Policy & Platforms
Kennedy was born in 1932, and is the brother of President John F. Kennedy. He served as Senator representing the state of Massachusetts from 1962 until his death in 2009. In 1980, Kennedy challenged incumbent President Jimmy Carter for the Democratic nomination. Carter was facing growing opposition from within the Democratic Party due to the weak economy and the Iran hostage crisis, opening the window for Kennedy to mount a challenge for the nomination. After a number of hard fought primaries, Carter won enough delegates to clinch the nomination, but Kennedy refused to concede, and took his battle to the Democratic National Convention in New York City. At the convention, Kennedy and his advisors attempted to change the rules which forced delegates to vote for the winner of that state’s primary. The move failed, and Kennedy conceded defeat shortly after.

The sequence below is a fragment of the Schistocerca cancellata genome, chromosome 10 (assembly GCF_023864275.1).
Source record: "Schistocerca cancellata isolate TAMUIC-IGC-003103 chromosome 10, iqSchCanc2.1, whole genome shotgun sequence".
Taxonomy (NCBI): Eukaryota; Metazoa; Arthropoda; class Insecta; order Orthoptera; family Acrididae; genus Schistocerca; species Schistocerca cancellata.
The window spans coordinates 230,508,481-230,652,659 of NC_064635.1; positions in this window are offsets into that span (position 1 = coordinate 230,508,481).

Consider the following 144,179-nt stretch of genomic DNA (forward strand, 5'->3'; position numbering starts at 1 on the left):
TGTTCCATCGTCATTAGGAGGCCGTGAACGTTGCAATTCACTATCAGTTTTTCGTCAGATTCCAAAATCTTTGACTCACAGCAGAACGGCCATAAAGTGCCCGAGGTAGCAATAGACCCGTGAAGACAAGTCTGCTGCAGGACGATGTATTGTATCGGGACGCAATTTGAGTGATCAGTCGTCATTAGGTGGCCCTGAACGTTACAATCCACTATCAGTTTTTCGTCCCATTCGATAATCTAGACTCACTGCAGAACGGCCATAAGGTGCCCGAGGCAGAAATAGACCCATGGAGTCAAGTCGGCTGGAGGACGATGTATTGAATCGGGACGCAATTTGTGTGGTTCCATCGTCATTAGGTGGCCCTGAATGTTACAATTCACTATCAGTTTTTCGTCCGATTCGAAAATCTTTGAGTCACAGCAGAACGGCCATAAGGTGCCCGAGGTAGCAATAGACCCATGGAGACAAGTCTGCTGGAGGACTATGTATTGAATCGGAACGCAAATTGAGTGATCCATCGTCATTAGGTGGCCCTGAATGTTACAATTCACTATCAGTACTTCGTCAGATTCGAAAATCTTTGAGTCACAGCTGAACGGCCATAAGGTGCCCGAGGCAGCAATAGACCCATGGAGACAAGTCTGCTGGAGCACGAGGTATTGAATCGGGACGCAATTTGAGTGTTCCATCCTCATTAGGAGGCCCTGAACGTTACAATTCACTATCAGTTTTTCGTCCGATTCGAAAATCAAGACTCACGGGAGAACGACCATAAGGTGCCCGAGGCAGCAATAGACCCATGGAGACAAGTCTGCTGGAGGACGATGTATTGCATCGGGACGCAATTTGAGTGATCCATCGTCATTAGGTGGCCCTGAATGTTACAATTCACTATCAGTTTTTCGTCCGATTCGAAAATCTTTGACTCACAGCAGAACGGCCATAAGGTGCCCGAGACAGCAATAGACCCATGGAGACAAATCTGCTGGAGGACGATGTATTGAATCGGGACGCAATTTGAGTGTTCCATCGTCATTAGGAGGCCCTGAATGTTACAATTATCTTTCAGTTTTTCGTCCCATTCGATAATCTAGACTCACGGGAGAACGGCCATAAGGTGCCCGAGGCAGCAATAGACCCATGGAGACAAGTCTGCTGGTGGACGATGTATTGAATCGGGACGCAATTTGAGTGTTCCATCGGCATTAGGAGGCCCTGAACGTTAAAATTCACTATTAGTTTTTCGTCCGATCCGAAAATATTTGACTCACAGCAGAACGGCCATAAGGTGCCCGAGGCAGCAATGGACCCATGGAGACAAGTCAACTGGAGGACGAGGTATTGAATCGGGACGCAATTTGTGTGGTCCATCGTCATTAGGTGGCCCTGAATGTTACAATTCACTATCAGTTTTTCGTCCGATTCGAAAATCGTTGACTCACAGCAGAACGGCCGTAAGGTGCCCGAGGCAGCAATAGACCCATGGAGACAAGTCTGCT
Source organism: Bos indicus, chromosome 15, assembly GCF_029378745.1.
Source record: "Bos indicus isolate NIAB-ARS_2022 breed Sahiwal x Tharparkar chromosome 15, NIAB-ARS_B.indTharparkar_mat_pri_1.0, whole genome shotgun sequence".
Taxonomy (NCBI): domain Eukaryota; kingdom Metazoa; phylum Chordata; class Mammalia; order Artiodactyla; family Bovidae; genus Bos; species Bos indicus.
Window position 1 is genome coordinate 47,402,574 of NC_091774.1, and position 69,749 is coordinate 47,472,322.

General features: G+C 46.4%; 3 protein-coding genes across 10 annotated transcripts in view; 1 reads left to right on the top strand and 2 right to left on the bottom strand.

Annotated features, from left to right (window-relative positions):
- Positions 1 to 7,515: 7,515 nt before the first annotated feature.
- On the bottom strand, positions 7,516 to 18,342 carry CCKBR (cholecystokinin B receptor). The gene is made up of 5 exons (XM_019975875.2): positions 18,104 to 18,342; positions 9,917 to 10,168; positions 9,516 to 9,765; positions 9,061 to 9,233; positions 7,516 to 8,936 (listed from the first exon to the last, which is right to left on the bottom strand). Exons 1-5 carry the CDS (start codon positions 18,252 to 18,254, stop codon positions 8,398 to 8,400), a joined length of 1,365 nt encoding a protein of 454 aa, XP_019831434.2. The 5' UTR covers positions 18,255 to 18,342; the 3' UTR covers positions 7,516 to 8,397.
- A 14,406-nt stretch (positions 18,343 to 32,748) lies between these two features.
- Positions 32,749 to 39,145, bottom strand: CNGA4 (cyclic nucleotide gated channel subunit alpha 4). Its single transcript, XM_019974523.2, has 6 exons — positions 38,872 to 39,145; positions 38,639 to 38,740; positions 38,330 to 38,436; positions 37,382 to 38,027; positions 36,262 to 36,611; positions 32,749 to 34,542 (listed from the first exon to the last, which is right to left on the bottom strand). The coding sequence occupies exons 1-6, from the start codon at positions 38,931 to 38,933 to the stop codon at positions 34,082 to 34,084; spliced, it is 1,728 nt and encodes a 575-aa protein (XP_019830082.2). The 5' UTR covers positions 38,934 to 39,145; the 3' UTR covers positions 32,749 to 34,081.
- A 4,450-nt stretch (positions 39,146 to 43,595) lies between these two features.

The most memorable moments of the 1980 DNC came in a speech given by Kennedy where he affirmed his commitment to the Democratic platform, and the middle class. Kennedy pledged an emphasis on job creation and lowering the unemployment rate, painting the Republican Party as out of touch with a majority of Americans. Kennedy also spoke out against the Republican tax plan, which he argued would only benefit the highest earners while excluding most Americans. Many of the Democratic Party ideals; equal rights, protecting the environment, and a focus on the middle class, were emphasized in the address, and continue to serve as lynchpins of the Party’s platform. Kennedy’s Democratic Convention speech was the most famous of his career, and laid the foundation for the modern Democratic Party platform, which continues to promote many of the ideals Kennedy argued for in 1980.